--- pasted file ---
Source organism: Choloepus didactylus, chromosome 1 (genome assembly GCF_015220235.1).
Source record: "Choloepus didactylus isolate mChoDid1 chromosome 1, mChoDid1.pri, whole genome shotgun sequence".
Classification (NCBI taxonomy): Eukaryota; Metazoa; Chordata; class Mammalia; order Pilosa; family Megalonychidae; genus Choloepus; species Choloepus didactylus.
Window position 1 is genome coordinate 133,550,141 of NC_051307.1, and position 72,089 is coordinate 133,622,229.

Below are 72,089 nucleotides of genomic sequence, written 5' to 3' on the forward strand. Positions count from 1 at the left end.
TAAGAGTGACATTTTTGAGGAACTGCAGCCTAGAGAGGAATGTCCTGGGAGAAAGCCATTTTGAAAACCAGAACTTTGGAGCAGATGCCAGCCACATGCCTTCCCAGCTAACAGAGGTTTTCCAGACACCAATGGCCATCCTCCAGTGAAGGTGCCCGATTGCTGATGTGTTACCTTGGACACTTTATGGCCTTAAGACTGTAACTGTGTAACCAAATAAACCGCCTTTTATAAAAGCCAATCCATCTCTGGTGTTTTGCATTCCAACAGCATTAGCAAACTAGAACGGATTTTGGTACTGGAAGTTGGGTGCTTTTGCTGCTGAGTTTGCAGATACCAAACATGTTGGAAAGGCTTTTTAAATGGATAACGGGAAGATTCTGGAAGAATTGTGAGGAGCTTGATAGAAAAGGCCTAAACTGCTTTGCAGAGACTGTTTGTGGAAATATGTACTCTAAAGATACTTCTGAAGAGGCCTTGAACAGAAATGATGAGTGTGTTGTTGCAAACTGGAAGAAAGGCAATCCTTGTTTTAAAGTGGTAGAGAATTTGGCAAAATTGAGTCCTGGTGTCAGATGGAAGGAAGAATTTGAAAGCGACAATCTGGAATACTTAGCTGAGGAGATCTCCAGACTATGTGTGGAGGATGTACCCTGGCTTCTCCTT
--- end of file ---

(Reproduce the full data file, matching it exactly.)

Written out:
Source organism: Choloepus didactylus, chromosome 1 (genome assembly GCF_015220235.1).
Source record: "Choloepus didactylus isolate mChoDid1 chromosome 1, mChoDid1.pri, whole genome shotgun sequence".
Classification (NCBI taxonomy): Eukaryota; Metazoa; Chordata; class Mammalia; order Pilosa; family Megalonychidae; genus Choloepus; species Choloepus didactylus.
Window position 1 is genome coordinate 133,550,141 of NC_051307.1, and position 72,089 is coordinate 133,622,229.

Below are 72,089 nucleotides of genomic sequence, written 5' to 3' on the forward strand. Positions count from 1 at the left end.
TAAGAGTGACATTTTTGAGGAACTGCAGCCTAGAGAGGAATGTCCTGGGAGAAAGCCATTTTGAAAACCAGAACTTTGGAGCAGATGCCAGCCACATGCCTTCCCAGCTAACAGAGGTTTTCCAGACACCAATGGCCATCCTCCAGTGAAGGTGCCCGATTGCTGATGTGTTACCTTGGACACTTTATGGCCTTAAGACTGTAACTGTGTAACCAAATAAACCGCCTTTTATAAAAGCCAATCCATCTCTGGTGTTTTGCATTCCAACAGCATTAGCAAACTAGAACGGATTTTGGTACTGGAAGTTGGGTGCTTTTGCTGCTGAGTTTGCAGATACCAAACATGTTGGAAAGGCTTTTTAAATGGATAACGGGAAGATTCTGGAAGAATTGTGAGGAGCTTGATAGAAAAGGCCTAAACTGCTTTGCAGAGACTGTTTGTGGAAATATGTACTCTAAAGATACTTCTGAAGAGGCCTTGAACAGAAATGATGAGTGTGTTGTTGCAAACTGGAAGAAAGGCAATCCTTGTTTTAAAGTGGTAGAGAATTTGGCAAAATTGAGTCCTGGTGTCAGATGGAAGGAAGAATTTGAAAGCGACAATCTGGAATACTTAGCTGAGGAGATCTCCAGACTATGTGTGGAGGATGTACCCTGGCTTCTCCTT